the Sake of the Song
An Interview with Margaret Brown,
director of Be Here to Love Me:
A Film About Townes Van Zandt
by Danielle McCarthy
Photo by David LaSpina
The story of the artist
unknown in his or her time and resurrected
after death is by now a well-known archetype
often passed along through word of mouth
by faithful followers. Taking on a life
of their own, these stories of the tormented
artist dying young slowly trickle into the
mainstream, causing said unknown artist
to catapult onto the world’s stage, à la
Vincent van Gogh. The music world has more
than its fair share of “cult” figures—Nick
Drake, Gram Parsons and Big Star just to
name a few. But a singer-songwriter from
Texas by the name of Townes Van Zandt, whose
haunting and sparse songs toe the line between
country, folk, and blues, remains largely
unknown. I remember the first Townes song
I heard, “Waiting Around to Die,” and being
deeply touched simultaneously by the song’s
simple beauty and grim outlook. Often focusing
on a life on the road, lost men, tragic
women, drugs, and alcohol, his music is
inherently American in its sources (i.e.
Texas songwriter Lightnin’ Hopkins and early
Bob Dylan are two influences). His songs,
though solemn, are ultimately life-affirming
and contain immense wisdom and truth. And
his allegiance of followers include such
renowned musicians as Guy Clark, Emmylou
Harris, Steve Earle, Lyle Lovett, Kris Kristofferson,
Willie Nelson, and Merle Haggard, just to
name a few. Even still, he is not widely
known, and his fascinating life and early
tragic death are ripe for the telling.
Director Margaret Brown has passionately detailed
Townes Van Zandt’s life in a documentary that breaks
the insipid Behind the Music mold. A true
fan, Brown truly inhabits the world of Van Zandt’s
songs. Her film, Be Here to Love Me: A Film About
Townes Van Zandt, is both a revelation and vindication
of one’s conviction in loving an artist that no
one else seems to have ever heard of. While a lesser
filmmaker would have reduced the man to myth, glorifying
his legendary drug and alcohol addictions and tragic
death, Brown presents a well-rounded portrait of
a man who “blew off” his loved ones, his freedoms,
his happiness for his art, and the consequences
of those actions (interviews with his children are
particularly sobering and heartbreaking). With fiction
films like Ray and Walk the Line presenting
the warts-and-all true-life stories of legendary
musicians, Brown’s film reveals with searing honesty
the price of becoming a legend. Elegiac and haunting,
Be Here to Love Me transcends the music documentary
genre to become bigger than its subject and his
cult of admirers.
Danielle McCarthy spoke with Margaret Brown about
Be Here to Love Me on the eve of its theatrical
RS: Why did you decide to make this film?
MB: Well Sam [Brumbaugh, producer], who was my housemate
in Brooklyn eight years ago, had this really extensive
record collection, and sometimes at night when we
first moved in together we would play records, and
we would have sort of a mini competition of who
could play the best thing that the other person
had never heard of. My dad’s a songwriter, so I
thought I knew a lot about music, but one night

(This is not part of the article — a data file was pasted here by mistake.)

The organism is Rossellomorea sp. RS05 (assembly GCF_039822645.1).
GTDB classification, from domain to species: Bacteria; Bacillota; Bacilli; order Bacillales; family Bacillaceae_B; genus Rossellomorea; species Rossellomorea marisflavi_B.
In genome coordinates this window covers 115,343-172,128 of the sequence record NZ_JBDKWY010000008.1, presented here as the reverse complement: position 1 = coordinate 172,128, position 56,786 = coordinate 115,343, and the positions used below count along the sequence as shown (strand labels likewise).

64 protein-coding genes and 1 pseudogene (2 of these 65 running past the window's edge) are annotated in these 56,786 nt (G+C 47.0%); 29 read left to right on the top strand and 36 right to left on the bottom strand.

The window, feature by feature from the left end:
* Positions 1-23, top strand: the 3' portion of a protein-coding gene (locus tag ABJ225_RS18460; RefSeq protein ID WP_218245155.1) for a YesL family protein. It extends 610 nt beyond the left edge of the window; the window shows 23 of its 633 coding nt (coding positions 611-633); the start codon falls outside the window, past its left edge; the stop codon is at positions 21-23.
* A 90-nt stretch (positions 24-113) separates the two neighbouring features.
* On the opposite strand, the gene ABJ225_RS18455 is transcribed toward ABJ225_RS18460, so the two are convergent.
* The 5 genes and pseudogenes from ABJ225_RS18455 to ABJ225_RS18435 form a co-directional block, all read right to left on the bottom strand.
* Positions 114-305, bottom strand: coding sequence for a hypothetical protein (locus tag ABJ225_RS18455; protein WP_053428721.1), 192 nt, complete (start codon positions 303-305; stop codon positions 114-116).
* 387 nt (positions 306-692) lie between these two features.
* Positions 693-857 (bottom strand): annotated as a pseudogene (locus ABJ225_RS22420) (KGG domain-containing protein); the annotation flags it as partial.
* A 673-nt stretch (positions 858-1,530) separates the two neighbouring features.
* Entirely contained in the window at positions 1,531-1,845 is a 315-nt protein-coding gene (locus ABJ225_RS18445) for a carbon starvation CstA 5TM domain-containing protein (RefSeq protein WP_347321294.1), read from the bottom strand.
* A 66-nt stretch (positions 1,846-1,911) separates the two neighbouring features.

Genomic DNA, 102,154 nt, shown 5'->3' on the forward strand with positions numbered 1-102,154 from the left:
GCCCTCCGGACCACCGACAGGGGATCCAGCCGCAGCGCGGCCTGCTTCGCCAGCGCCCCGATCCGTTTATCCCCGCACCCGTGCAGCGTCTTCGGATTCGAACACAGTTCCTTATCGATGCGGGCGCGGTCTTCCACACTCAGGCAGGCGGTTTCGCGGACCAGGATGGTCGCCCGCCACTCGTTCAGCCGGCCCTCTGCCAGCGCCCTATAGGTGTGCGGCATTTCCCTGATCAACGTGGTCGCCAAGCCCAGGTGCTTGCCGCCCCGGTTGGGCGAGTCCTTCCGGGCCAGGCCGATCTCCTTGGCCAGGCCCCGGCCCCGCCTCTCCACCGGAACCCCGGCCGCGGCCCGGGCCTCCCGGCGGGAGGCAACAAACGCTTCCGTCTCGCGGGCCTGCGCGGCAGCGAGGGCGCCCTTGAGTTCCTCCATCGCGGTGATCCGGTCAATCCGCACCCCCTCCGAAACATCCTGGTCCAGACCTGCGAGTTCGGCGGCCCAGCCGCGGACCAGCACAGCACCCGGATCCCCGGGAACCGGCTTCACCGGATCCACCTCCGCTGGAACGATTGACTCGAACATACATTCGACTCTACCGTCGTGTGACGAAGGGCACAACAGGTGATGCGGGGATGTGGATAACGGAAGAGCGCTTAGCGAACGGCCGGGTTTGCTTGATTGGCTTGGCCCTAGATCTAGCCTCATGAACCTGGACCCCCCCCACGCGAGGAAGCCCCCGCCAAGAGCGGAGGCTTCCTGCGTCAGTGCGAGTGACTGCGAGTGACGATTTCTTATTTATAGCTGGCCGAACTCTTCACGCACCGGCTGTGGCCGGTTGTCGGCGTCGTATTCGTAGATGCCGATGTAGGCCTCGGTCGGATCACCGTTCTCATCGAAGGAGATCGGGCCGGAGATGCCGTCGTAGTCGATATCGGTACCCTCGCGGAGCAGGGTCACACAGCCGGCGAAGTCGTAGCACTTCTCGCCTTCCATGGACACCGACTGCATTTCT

Sam played a Townes [Van Zandt] record. He played
“Waiting Around to Die,” and it really struck me.
So that started my interest in Townes’s music. But
it wasn’t until I went down to Austin, Texas, where
I now live, that I would hear stories about Townes,
because down in Austin he’s sort of a mythic figure
and people in bars would tell me stories. I read
an article about him and people always talked about
how he lived his life for his art, and everything
else fell away.
So personally I was really interested in that idea
because my dad was a songwriter too, and while I
had a really stable childhood I knew that to be
a great artist you really have to live your art.
For me this film was a chance to explore that idea
through his incredible music and his life and all
the people around him.
RS: It’s hard to categorize Townes’s music. There
are elements of country and folk and blues and some
rock ’n’ roll. I think the same can be said of your
film. It doesn’t neatly fit into that Behind
the Music mold.
MB: Obviously, I wanted to showcase the music… Sam,
who co-produced the film and went on this insane
journey with me for five years, going on six, wanted
to showcase the music. It’s so much fun to turn
people on to it the way Sam turned me onto it, but
I was also really interested in the idea of to what
degree you have to live your art, or is it a choice,
or do you have no choice and you just have to do
Those were the questions I had, and more specifically
for me, how am I going to live my life. I wanted
to make a film that was open enough so that listening
to it and feeling it would make you think about
your own life and the choices you’ve made. I wanted
it to be a really active thing rather than an escapist,
Hollywood, Christmas fare, although it is that as
well since it’s coming out at Christmastime.
RS: [laughs] I think
the problem with those Behind the Music documentaries
is that they glorify that decision to live your
art and make minimal note that really living for
your art has consequences on a person’s life and
their family. I think you see that in this film,
and it’s really heartbreaking. It’s a film about
MB: Yeah, I wanted to make something that was about
family, but I don’t think even if someone was paying
me to do it I would make a Behind the Music
kind of documentary. I wanted to make something
that was more of a collage with stuff that you wouldn’t
necessarily expect to fit together and you figure
it out later on. There’s this moment when Townes
is talking about his music, and then it cuts to
Katie Belle and she’s singing one of his songs,
and until that point in the movie you don’t even
know he had a daughter, and it reveals in that moment